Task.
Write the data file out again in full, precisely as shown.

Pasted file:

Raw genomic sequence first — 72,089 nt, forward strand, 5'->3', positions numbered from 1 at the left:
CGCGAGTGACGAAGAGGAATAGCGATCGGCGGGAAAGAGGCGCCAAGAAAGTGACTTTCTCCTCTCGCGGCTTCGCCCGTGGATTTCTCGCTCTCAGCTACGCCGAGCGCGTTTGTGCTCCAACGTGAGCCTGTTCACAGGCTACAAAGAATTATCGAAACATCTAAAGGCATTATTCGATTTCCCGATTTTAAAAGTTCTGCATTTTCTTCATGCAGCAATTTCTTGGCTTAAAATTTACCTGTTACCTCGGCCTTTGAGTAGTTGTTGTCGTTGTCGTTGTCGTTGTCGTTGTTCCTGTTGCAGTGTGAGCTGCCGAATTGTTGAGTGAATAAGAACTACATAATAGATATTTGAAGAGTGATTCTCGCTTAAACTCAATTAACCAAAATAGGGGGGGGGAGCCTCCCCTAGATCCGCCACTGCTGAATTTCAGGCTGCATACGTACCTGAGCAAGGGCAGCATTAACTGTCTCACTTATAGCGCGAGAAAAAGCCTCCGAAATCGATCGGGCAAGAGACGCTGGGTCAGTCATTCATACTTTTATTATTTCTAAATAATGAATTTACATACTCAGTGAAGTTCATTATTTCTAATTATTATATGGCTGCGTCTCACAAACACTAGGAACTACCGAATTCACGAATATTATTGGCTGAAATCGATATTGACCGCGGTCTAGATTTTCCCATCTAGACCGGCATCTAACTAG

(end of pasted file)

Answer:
Raw genomic sequence first — 72,089 nt, forward strand, 5'->3', positions numbered from 1 at the left:
CGCGAGTGACGAAGAGGAATAGCGATCGGCGGGAAAGAGGCGCCAAGAAAGTGACTTTCTCCTCTCGCGGCTTCGCCCGTGGATTTCTCGCTCTCAGCTACGCCGAGCGCGTTTGTGCTCCAACGTGAGCCTGTTCACAGGCTACAAAGAATTATCGAAACATCTAAAGGCATTATTCGATTTCCCGATTTTAAAAGTTCTGCATTTTCTTCATGCAGCAATTTCTTGGCTTAAAATTTACCTGTTACCTCGGCCTTTGAGTAGTTGTTGTCGTTGTCGTTGTCGTTGTCGTTGTTCCTGTTGCAGTGTGAGCTGCCGAATTGTTGAGTGAATAAGAACTACATAATAGATATTTGAAGAGTGATTCTCGCTTAAACTCAATTAACCAAAATAGGGGGGGGGAGCCTCCCCTAGATCCGCCACTGCTGAATTTCAGGCTGCATACGTACCTGAGCAAGGGCAGCATTAACTGTCTCACTTATAGCGCGAGAAAAAGCCTCCGAAATCGATCGGGCAAGAGACGCTGGGTCAGTCATTCATACTTTTATTATTTCTAAATAATGAATTTACATACTCAGTGAAGTTCATTATTTCTAATTATTATATGGCTGCGTCTCACAAACACTAGGAACTACCGAATTCACGAATATTATTGGCTGAAATCGATATTGACCGCGGTCTAGATTTTCCCATCTAGACCGGCATCTAACTAG